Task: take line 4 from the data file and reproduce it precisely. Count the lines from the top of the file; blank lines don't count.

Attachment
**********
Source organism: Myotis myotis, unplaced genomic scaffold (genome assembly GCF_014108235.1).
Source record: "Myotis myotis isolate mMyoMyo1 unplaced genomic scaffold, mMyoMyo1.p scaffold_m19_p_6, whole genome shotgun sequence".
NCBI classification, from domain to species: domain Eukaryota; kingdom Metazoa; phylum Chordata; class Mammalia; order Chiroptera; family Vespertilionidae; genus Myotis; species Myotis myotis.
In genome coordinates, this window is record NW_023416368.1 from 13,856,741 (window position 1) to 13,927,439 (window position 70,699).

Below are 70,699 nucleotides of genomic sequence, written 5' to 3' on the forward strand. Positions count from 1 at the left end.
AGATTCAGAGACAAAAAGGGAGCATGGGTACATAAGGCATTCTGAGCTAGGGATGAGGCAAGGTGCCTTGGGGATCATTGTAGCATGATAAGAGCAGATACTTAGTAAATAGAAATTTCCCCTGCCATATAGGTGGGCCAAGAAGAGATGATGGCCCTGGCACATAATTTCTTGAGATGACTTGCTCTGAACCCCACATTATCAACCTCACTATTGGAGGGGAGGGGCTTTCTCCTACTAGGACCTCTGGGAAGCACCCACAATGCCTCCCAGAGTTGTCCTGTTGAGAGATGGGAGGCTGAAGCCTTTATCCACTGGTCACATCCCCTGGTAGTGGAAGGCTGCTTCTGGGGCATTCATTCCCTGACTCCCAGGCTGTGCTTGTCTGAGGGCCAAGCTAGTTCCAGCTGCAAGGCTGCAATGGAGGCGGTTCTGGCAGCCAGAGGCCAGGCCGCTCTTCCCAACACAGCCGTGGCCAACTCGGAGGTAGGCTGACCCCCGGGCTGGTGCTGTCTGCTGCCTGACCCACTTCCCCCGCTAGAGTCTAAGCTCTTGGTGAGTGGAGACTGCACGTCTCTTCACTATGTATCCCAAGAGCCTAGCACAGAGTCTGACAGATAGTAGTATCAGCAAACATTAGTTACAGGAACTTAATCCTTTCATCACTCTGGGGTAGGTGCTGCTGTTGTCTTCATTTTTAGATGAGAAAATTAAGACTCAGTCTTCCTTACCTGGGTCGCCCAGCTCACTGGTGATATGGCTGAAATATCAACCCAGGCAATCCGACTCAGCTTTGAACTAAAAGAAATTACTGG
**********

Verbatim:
In genome coordinates, this window is record NW_023416368.1 from 13,856,741 (window position 1) to 13,927,439 (window position 70,699).